Coburn, Paul Try to Gum Up Online Sales Tax Bill
Senators backing a bill to promote collection of sales taxes for online purchases may have to work around procedurally treacherous amendments.
A handful of amendments drafted by GOP Sens. Tom Coburn of Oklahoma and Rand Paul of Kentucky to the online sales tax collection bill would have the effect of killing the entire legislation should it ever reach the House. While the underlying measure doesn’t actually affect federal income taxes, the amendments do change the tax code. Such measures must begin in the House to avoid running afoul of the Constitution’s origination clause.
The underlying bill would not run into the “blue slip” problem, because it steers clear of federal tax changes.
However, Coburn has an amendment that would bar professional sports leagues from qualifying for tax-exempt status in the federal tax code. Coburn has criticized professional sports tax exemptions for the NFL, NHL and PGA Tour as a part of his annual “wastebook” of government spending. Coburn includes targeted tax provisions in that report.
“Taxpayers may be losing at least $91 million subsidizing these tax loopholes for professional sports leagues that generate billions of dollars annually in profits,” Coburn’s 2012 report said. “Taxpayers should not be asked to subsidize sports organizations already benefiting widely from willing fans and turning a profit, while claiming to be non-profit organizations.”
Other Coburn offerings involve federal employment of individuals with serious unpaid federal income taxes and the ability of upper-income taxpayers to claim deductions and credits. Those are proposals that may find more support in another context.
Senate Majority Whip Richard J. Durbin, one of the chief proponents of the sales tax legislation, warned he would seek to table (and thus kill) any of the extraneous tax amendments to prevent generating a House blue slip, a process by which the House effectively dismisses the bill without action because the Senate has infringed on that chamber’s constitutional prerogatives.
“Our bill does not change federal taxation, and we run [into] a procedural problem known as a blue slip problem if we amend the Internal Revenue code in the Senate and send that measure over to the House,” the Illinois Democrat said on the Senate floor. “If we end up voting before cloture, I’m going to suggest we table those, so we don’t go to the merits of any of those suggestions.”
Paul’s tax amendments take a different tack from Coburn’s. One would repeal the federal estate tax, while another would set a lower federal corporate tax rate than in current law.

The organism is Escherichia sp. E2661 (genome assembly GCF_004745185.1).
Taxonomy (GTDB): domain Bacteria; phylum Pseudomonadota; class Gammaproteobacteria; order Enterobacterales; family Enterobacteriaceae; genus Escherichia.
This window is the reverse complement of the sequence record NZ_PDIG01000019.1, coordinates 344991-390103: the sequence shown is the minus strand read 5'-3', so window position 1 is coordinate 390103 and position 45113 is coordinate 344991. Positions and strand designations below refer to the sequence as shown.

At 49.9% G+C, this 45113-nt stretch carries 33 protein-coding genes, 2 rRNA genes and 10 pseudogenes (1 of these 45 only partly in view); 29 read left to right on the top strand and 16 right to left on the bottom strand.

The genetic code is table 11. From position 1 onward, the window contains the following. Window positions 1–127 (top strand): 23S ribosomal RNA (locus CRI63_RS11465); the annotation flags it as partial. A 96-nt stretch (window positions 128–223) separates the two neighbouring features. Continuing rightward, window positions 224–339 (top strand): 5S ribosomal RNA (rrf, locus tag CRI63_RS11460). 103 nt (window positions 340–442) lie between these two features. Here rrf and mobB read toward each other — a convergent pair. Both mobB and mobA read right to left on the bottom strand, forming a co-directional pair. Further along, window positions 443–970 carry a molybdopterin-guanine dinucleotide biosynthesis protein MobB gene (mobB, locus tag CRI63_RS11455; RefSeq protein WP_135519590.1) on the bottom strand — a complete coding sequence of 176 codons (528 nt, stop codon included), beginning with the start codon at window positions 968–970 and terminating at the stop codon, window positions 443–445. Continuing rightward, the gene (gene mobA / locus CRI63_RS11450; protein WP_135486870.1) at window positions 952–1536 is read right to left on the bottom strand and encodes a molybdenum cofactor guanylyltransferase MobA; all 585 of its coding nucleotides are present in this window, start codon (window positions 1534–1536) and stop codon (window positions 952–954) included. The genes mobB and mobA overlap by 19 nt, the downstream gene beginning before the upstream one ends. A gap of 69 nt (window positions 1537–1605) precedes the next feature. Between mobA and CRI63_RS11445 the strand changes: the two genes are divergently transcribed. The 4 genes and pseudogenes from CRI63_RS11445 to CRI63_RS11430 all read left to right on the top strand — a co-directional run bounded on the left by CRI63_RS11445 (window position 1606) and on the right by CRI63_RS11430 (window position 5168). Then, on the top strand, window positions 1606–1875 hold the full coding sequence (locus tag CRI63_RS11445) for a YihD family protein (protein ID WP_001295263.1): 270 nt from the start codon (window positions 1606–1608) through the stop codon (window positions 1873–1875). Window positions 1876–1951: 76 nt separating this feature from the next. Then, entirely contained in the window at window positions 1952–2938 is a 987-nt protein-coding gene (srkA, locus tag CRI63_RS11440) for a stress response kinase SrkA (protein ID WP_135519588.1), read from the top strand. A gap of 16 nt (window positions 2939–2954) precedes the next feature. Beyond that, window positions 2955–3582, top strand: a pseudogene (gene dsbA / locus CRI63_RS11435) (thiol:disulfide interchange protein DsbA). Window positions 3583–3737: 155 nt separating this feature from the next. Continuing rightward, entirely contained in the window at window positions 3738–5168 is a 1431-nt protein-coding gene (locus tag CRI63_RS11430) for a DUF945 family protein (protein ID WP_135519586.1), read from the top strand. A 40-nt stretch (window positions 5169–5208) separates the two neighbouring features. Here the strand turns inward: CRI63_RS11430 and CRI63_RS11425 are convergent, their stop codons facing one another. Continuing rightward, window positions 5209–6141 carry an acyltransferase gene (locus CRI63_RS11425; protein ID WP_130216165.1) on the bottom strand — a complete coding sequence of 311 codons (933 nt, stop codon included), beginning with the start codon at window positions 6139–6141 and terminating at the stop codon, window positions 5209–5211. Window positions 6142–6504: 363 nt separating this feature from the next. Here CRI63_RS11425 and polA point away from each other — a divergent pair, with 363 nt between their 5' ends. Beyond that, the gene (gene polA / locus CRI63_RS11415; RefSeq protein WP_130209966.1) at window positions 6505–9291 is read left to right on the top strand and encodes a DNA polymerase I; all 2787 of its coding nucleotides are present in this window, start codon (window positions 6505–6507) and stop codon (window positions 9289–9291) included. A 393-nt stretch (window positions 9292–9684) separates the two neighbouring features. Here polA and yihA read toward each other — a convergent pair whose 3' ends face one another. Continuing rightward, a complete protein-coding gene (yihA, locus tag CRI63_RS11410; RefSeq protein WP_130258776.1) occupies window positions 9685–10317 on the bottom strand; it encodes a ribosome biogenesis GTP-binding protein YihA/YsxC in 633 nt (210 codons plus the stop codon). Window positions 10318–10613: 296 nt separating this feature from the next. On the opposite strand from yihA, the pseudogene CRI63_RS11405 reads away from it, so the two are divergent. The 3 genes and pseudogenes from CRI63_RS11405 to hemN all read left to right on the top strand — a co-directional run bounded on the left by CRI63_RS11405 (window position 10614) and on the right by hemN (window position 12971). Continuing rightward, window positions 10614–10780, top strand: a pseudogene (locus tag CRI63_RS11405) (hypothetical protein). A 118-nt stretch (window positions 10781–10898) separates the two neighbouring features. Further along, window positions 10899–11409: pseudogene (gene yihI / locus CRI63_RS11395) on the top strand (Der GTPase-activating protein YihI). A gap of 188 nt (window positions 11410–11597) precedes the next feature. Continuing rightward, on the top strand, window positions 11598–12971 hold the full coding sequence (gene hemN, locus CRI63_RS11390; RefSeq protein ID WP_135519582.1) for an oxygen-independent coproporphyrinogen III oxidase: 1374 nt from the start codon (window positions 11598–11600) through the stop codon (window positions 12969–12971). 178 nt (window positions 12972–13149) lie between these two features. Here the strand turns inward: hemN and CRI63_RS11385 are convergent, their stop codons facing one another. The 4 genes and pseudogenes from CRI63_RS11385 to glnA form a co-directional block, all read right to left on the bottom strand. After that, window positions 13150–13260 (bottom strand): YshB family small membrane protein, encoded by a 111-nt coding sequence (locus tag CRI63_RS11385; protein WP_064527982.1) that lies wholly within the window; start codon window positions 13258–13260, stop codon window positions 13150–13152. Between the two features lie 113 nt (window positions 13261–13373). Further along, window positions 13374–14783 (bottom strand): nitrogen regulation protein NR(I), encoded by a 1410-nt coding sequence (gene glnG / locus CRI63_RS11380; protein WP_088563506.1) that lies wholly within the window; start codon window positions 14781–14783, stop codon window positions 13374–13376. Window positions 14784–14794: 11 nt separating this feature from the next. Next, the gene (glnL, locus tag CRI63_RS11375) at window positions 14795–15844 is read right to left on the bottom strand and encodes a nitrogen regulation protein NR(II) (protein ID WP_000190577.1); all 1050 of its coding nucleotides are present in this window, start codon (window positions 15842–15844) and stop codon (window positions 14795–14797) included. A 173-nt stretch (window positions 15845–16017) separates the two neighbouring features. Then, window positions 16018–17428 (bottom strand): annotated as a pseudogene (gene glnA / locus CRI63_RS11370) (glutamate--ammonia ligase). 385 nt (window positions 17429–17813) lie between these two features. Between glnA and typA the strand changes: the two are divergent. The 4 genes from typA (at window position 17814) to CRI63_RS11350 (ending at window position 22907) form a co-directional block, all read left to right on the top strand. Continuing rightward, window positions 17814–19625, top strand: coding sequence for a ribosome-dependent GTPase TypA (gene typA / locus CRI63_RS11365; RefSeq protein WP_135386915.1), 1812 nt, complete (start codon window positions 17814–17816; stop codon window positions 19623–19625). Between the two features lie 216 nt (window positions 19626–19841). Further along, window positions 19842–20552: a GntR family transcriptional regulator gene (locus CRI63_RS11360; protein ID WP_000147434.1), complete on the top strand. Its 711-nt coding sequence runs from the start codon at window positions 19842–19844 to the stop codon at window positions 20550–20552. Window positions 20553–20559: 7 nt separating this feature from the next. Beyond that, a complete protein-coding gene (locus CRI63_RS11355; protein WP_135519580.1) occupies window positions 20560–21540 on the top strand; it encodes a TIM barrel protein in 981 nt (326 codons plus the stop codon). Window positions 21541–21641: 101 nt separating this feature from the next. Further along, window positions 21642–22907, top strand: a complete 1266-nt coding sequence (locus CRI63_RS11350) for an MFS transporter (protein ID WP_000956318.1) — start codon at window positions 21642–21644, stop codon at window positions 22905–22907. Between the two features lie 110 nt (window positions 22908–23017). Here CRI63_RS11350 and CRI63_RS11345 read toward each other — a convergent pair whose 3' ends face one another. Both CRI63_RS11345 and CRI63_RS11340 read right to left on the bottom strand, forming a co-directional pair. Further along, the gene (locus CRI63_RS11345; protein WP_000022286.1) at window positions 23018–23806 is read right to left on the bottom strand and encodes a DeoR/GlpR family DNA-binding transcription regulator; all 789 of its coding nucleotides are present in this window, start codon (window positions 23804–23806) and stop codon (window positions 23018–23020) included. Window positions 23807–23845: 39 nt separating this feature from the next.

Procedurally, Durbin and Majority Leader Harry Reid, D-Nev., appear to have the votes to avoid touching any of the tax code changes. Seventy-four senators voted earlier today in favor of the motion to proceed to the sales tax measure, which is backed by most senators from states with their own sales taxes. Though the original tally showed 75 senators in favor, Paul later reversed his vote after discovering he accidentally voted in favor of the motion. Coburn also opposed moving the bill forward.
The trouble, as is often the case, is time. If the Democratic leaders push forward without allowing amendments, the cloture vote to limit debate on the bill itself wouldn’t happen until Friday morning, setting up the possibility that senators opposing the bill might delay the arrival of a weeklong recess.
Indeed, Reid told senators Wednesday that he would delay the start of next week’s scheduled recess in order to finish the bill.
“I caution my colleagues, the Senate will stay in session until we finish this legislation, whether that happens today, tomorrow, Friday or Saturday,” Reid said during his opening remarks on the floor Wednesday
Supporters say that the bill would help level the playing field for brick-and-mortar retailers in states with sales taxes who currently see some customers using retail spaces as showrooms only to then go on the Internet and purchase the same product from an out-of-state retailer without paying the sales tax.
Some Republicans oppose the legislation on fiscal conservative grounds, while the majority of senators from states without their own sales taxes have criticized the plan.
For instance, Democratic Sen. Jeanne Shaheen filed an amendment Wednesday that would keep states like her home state of New Hampshire that do not have sales taxes out of the bill’s reach.
“The Senate’s decision to fast-track this bill was a bad one and that is making these amendments necessary,” Shaheen said in a statement. “The Internet sales tax legislation is bad for New Hampshire small businesses and our country’s economy as a whole.”